Periodontal disease can negatively affect our oral health and our overall physical health. Today, the dentists from our five Toronto locations (Bay Adelaide Dental, College Park Dental, King-York Dental, Brookfield Place Dental and Richmond-Adelaide Dental) define periodontitis and share some tips on prevention.
What is periodontitis (gum disease)?
Periodontitis (gum disease) is a progressive condition that gradually invades your gums. In early stages (gingivitis), periodontitis is often painless, meaning it can quietly evolve to an advanced stage before you noticed any problems.
Plaque collects on your teeth and along the gum line, then hardens into tartar or calculus (a rough, porous deposit). Pockets form between the teeth and irritated gums, collecting bacteria, which can lead to other health problems such as cardiovascular disease. Once hardened, only dentists will have the tools to remove plaque.
Advanced stages of periodontitis can lead to loss of bone structure and deterioration of gums - eventually even tooth loss. It's important to note that gum disease is one of the most common causes of tooth loss in adults.
That’s why removing plaque with a rigorous daily oral hygiene routine of brushing and flossing as well as attending regular dental hygiene appointments are key for prevention – and for maintaining your oral health.
How can I prevent periodontitis?
There are also some less obvious tips that may help you avoid gum disease or increase your chance of prevention. You may want to:
- Take inventory of your medications. Certain medications can contribute to and aggravate gum disease, including antidepressants, heart medicines and oral contraceptives.
- Increase your consumption of vitamins A and C, which are part of a healthy diet that can help with periodontitis prevention. Conversely, cut sugary and starchy foods, which allow plaque to build.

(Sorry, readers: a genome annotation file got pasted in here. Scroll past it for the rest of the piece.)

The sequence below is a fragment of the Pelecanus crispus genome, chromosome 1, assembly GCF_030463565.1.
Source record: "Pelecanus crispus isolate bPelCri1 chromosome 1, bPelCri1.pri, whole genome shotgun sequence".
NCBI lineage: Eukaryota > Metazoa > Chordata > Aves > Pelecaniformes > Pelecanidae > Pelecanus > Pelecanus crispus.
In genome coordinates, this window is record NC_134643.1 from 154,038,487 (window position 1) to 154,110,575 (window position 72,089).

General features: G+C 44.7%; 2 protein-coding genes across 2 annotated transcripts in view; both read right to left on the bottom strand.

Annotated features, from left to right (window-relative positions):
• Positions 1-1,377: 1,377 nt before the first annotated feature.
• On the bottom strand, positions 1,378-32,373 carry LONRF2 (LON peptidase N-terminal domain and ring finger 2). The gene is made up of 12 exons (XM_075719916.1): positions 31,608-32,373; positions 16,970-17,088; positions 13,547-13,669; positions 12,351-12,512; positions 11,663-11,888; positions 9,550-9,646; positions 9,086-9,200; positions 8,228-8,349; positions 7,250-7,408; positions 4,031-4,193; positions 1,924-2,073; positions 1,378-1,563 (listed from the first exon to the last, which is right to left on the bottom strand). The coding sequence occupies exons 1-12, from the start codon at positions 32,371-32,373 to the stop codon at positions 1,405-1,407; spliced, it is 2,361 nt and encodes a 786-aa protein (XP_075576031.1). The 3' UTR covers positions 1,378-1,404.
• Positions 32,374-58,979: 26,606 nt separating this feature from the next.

- Have dental issues treated quickly. Correct dental problems or oral health issues such as misaligned or crowded teeth or teeth grinding. Teeth that aren’t properly spaced can be more challenging to properly clean, giving room for plaque to grow and thrive.
- Gently massage your gums. Along with brushing and flossing regularly (at least twice a day for two minutes each time for brushing, and once daily for thorough flossing), show your gums some love by gently massaging them, which increases blood flow to the tissue.
- Use fluoride toothpaste.This key ingredient removes the buildup of plaque bacteria along the gum line without irritating gums.
- Quit smoking. Smoking is not only strongly associated with the onset of gum disease, it makes it more difficult for your gums to heal once they’re damaged, as smoking weakens the immune system.
- Know your risks. Whether genetics, diet, age, smoking or other factors make you more susceptible to periodontitis, knowledge is power when it comes to reducing your risk and staying healthy.
- Bonus: Ask your dentist about periodontal disease treatment. The earlier your dentist can detect periodontitis (if you do get it), the better. It is easier to treat gum disease in earlier stages, than when it has advanced to the point that you start to lose teeth or jaw bone tissue. Depending on how far the disease's severity, there are surgical and non-surgical options for periodontal disease treatment.
- Regular oral hygiene - and reducing your personal risk factors - will go a long way in the prevention of gum disease. Our gums are as important as our teeth when it comes to our oral health, so it’s important not to neglect them.